Corporate social responsibility (CSR) is an important part of the business environment.
It’s likely the company you work for has a number of charities that it fundraises for each year. It can certainly be an effective way of presenting the human face of business to the wider world.
But the corporate world could be doing so much more with these partnerships, and in turn reap benefits that can rival any internal staff development scheme.
Of course charities are always in need of funding, but donations are only the start of the conversation.
Advice and expertise from the business world is equally – if not more – valuable, not least because charities face challenges on growth, sustainability and strategy that are routinely encountered in everyday business.
Donating your time and expertise is not only a useful way to give back, it’s also mutually beneficial. In return, those who take part in considered and well-planned partnerships can develop and learn new skills themselves in myriad ways – some as simple as knowledge sharing in a new sector.
However, if a charity partnership scheme like this is going to deliver you need a clear plan of action.
Vision, purpose, mission
First, to get the most out of these partnerships you have to ensure your business supports the vision, purpose and mission of your chosen charity and its cause. It may seem obvious, but if you don’t have at least some of these unifying values, it’s harder to really immerse yourself within the business strategy of the organisation. Once this level of understanding has been achieved, you need to align with the charity’s commercial goals and identify the various ways your business and skills can contribute to the success of the organisation.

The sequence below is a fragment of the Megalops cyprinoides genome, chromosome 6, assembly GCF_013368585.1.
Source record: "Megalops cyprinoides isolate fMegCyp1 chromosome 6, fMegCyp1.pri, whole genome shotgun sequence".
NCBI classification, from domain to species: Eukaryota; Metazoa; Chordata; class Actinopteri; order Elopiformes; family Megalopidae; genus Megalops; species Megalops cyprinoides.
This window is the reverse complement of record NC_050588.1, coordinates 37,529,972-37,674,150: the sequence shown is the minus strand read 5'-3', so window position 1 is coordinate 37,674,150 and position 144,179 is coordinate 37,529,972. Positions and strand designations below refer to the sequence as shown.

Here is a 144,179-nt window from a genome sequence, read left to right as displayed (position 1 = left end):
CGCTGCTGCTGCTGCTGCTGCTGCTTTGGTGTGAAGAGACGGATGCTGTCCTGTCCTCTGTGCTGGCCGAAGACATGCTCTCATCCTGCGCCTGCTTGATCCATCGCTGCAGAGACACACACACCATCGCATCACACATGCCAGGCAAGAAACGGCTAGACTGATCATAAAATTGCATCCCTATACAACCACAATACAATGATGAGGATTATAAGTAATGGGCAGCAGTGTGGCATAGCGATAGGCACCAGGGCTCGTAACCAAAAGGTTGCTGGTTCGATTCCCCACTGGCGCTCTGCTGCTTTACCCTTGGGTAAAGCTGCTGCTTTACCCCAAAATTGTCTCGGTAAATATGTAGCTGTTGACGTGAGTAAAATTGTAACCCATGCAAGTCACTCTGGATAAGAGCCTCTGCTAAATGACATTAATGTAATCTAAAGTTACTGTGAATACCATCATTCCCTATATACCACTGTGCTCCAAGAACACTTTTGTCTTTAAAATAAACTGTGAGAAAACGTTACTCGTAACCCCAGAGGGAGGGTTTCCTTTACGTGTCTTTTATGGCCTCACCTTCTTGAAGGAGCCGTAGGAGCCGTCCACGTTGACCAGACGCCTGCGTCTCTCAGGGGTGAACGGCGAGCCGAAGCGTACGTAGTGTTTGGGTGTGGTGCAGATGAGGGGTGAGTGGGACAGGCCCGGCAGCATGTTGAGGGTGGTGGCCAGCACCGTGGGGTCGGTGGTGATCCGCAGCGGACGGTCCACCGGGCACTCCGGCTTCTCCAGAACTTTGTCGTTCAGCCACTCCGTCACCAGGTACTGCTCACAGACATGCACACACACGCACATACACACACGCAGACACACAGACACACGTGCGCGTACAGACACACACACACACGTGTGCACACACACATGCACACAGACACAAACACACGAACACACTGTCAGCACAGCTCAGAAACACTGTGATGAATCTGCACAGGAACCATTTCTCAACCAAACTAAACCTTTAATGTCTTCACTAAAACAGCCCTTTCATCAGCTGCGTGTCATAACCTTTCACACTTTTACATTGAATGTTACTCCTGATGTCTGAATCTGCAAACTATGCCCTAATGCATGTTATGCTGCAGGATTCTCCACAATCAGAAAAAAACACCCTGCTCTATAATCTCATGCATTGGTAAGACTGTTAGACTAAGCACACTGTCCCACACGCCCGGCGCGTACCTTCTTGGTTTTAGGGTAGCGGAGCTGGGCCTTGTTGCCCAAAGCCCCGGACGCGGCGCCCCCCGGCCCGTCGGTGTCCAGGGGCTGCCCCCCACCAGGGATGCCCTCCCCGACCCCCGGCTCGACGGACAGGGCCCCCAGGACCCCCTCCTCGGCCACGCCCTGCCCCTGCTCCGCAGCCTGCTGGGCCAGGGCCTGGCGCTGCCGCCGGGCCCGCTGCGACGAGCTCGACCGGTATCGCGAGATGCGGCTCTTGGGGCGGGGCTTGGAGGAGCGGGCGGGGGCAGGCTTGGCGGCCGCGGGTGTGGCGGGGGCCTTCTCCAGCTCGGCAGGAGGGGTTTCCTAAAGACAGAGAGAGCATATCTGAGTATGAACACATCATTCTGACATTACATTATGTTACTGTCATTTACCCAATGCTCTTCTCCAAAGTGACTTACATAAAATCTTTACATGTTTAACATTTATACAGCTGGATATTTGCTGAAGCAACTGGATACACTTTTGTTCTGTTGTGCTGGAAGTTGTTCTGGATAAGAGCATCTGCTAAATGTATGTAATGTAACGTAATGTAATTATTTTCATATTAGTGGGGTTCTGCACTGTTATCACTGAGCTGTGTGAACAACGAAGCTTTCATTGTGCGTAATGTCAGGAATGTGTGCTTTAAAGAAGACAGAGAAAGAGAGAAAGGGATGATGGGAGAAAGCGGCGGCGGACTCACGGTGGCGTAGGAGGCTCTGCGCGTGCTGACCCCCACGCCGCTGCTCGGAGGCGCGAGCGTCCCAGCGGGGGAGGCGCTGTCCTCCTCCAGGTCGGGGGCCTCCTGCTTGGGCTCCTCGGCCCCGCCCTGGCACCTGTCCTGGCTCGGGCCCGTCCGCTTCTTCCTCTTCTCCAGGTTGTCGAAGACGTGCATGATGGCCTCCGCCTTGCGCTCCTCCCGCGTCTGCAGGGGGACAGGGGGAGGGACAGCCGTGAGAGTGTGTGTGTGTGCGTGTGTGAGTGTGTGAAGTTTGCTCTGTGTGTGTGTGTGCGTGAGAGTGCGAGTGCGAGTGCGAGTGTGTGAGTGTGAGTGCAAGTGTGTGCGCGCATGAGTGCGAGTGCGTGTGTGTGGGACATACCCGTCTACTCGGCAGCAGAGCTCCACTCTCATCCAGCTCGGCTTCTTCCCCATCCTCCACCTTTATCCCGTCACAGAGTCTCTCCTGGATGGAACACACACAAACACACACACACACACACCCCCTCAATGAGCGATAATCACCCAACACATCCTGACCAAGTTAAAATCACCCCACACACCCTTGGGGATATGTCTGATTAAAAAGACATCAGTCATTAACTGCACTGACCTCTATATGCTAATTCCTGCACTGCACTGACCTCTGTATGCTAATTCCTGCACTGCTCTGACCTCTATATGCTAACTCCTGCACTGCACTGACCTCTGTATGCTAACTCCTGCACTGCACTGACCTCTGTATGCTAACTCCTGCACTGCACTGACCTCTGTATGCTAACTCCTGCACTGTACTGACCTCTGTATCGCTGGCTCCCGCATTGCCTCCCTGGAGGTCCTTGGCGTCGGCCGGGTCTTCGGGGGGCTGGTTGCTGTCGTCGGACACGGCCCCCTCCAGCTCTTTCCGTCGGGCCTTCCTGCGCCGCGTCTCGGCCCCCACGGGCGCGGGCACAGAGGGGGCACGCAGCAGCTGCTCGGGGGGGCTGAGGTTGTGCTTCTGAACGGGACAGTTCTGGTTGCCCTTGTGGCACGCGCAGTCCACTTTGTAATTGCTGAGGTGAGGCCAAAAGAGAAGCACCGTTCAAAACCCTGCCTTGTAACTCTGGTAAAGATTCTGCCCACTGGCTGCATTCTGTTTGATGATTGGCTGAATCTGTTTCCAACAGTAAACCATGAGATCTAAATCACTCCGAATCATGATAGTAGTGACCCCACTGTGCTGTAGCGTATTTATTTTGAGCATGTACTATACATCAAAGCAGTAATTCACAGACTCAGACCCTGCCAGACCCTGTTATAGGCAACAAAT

A plan of action
The next step is to develop a plan that is aligned to the charity’s internal business strategy.
At Pilotlight we match non-profit organisations with business leaders that complement their commercial goals.We aim to create an engagement plan that works to enhance the sustainability, development and growth of a charity, while also encouraging quality mentorship.
It’s an effective model, but businesses need to have the dedicated time and resources to facilitate such a project. It’s not a venture to be rushed, and having the space to allow for creative thinking and business planning is invaluable. Quick conclusions generally result in less effective outcomes and ploughing full speed ahead is not the approach to take with any meaningful collaboration.
This can be a change of speed for those who are used to the fast-paced corporate environment. But if a partnership is a success, the benefits can be mutual. c-suite executives can develop their business leadership skills outside of their usual day-to-day environment, giving them a renewed focus and perspective, both professionally and personally.
Of course there’s a learning curve involved, and hurdles need to be overcome if you are to commercially benefit from the partnership, but by bringing together the skills and expertise of two very different sectors you can enhance the social impact and business effectiveness of both parties.
No longer a drive for cash
Charitable partnerships are no longer just a drive for cash, and businesses must now be prepared to support charities across all levels of the organisation, equipping them with the tools to become more sustainable, impactful and commercially effective.
By adopting this method and clearly understanding the mission of a charity, businesses can improve their own social responsibility and commercial success, so that the relationship becomes more meaningful and beneficial than the simple exchange of a cheque ever could.
Graham Clempson is chairman at Pilotlight.